"This group has been to every other city in the valley without issue, but they come to Cottonwood Heights and we show up like it's a war zone," Bruce was heard saying in her video.

Minutes later, the video showed more confrontations between protesters and police, and officers making arrests. Bruce could be heard joining other protesters, asking police why they were deploying Tasers.

"Are you kidding me? … What is wrong with you?" the councilwoman said to one officer as she approached the front yard of a home where three people were being arrested. "You can't punch me in the throat. … I don't have to get back."

Bruce narrated in the video that she was hit in the throat by an officer "and then shoved aggressively to where I … almost fell."

Russo and Bartlett said they ordered the protesters out of the road due to traffic concerns, but attorneys say the "excuse, however, was pretextual and designed to suppress speech," emphasizing that there was "no traffic" at the time of the protest on a Sunday afternoon in the residential Mill Hollow neighborhood.

Attorneys called the order to walk on the sidewalk "surprising and disturbing to the protestors because one of their primary objectives was to gather in a group march, dance and communicate their views on police shootings and police misconduct."

Gabriel Pecoraro, center, is taken into custody by an unidentified officer, left, and  Cottonwood Heights Police Chief Robby Russo after police and marchers collided in the streets of Cottonwood Heights on Sunday, Aug. 2, 2020. The group was marching on 6710 South when police blocked them at Cristobal Street and a confrontation ensued. Police said eight or nine protesters were arrested.
Gabriel Pecoraro, center, is taken into custody by an unidentified officer, left, and Cottonwood Heights Police Chief Robby Russo after police and marchers collided in the streets of Cottonwood Heights on Sunday, Aug. 2, 2020. The group was marching on 6710 South when police blocked them at Cristobal Street and a confrontation ensued. Police said eight or nine protesters were arrested. (Photo: Scott G Winterton, Deseret News)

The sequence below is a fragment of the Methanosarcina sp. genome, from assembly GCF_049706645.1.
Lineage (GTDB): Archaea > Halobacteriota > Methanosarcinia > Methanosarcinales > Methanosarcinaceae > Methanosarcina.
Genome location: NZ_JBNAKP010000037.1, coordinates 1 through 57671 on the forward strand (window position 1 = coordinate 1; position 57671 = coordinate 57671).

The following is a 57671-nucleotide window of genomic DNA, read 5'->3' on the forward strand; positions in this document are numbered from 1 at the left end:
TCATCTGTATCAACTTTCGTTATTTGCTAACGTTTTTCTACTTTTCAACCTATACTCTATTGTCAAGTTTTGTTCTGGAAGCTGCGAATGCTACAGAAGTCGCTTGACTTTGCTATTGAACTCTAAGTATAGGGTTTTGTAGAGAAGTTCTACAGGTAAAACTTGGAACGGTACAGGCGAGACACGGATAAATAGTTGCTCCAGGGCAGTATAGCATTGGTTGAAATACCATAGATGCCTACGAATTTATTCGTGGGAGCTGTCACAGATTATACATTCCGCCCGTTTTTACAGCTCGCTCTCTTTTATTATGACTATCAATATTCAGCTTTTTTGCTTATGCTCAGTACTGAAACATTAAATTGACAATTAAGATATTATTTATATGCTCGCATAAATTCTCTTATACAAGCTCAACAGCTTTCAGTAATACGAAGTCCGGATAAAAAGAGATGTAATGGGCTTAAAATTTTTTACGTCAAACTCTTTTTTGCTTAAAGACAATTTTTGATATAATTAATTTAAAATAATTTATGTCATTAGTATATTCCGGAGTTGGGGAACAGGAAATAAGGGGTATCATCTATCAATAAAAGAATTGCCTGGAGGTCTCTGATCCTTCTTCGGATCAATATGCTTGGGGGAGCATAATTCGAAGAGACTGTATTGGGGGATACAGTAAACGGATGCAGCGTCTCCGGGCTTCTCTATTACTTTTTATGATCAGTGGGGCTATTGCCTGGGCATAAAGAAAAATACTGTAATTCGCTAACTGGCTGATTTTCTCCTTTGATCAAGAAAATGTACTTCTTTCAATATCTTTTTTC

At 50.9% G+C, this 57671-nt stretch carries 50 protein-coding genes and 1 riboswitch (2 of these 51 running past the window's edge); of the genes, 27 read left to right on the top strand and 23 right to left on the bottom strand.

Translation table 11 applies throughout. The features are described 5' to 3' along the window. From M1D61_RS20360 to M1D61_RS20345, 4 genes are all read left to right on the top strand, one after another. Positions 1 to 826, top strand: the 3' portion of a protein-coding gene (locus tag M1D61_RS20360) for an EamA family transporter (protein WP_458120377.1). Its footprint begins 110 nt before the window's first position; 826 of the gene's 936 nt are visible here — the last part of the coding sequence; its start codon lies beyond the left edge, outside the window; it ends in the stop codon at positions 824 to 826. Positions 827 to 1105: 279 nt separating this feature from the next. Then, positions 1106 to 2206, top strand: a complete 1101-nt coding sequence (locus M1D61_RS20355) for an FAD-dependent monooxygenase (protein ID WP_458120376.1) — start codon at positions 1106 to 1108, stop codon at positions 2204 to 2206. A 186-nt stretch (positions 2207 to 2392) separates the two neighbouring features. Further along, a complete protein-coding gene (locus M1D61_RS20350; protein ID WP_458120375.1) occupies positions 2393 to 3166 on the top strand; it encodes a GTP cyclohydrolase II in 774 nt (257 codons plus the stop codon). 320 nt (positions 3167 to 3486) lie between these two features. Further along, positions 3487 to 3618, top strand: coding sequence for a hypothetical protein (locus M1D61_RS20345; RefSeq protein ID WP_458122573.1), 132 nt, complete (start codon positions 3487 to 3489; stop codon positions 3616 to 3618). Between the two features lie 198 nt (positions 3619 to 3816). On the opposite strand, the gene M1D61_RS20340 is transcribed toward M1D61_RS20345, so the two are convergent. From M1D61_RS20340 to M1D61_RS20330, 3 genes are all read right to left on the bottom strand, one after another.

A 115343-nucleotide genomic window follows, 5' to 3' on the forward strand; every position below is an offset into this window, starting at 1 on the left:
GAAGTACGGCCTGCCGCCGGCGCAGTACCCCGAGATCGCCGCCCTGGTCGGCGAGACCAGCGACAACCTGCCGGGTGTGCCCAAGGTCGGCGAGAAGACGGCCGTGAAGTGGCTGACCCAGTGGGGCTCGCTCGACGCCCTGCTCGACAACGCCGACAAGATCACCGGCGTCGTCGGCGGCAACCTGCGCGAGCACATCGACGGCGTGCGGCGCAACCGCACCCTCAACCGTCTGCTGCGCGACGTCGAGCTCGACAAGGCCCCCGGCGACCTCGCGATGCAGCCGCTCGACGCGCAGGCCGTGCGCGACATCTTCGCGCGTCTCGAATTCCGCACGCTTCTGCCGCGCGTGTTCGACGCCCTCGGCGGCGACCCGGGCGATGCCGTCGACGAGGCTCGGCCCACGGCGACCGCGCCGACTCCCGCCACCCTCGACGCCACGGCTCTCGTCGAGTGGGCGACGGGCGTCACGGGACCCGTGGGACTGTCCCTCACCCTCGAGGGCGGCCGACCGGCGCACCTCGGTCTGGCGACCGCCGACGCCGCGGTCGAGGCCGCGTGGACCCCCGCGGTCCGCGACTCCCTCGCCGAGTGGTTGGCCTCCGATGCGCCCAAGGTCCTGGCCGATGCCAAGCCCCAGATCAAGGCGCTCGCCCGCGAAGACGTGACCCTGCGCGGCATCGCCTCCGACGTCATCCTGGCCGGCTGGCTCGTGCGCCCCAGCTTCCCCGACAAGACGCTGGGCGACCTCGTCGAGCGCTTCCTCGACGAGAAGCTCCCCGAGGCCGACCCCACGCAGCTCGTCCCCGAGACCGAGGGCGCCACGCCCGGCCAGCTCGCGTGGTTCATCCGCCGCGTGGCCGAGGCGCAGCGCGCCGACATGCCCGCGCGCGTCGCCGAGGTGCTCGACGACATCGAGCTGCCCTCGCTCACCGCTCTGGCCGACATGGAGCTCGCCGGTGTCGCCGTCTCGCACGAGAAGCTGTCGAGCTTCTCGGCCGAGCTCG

"The organizers had previous experience marching in Salt Lake City where the police officers did not interfere with marchers' rights to walk together in the streets," attorneys wrote.

Police in Cottonwood Heights have an "established custom and practice of not arresting those citizens that walk in the streets of Cottonwood Heights, and who are not protesting the actions of the police department," according to the lawsuit, and police allowed pro-police protesters to walk freely in the streets.

Bruce confronted Russo and Bartlett to ask why they were shutting down the protest and "why they were ordering their officers to take steps that were elevating violence," the complaint states. Attorneys allege Russo then threatened to arrest the councilwoman and "began aggressively walking toward her."

Later, as Bruce was recording the confrontation between protesters and police, attorneys say officer Kelly Taylor struck Bruce in the throat and shoved her. The lawsuit alleges the city took no corrective action against Taylor in connection with the incident.

The lawsuit says Cottonwood Heights "owed a duty of care" to the councilwoman to protect her from harm by its employees. She suffered injuries as a result of the city's "negligent hiring, supervision and/or retention of its employees," according to the suit.

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Ashley Imlay covers state politics and breaking news for KSL.com. A lifelong Utahn, Ashley has also worked as a reporter for the Deseret News and is a graduate of Dixie State University.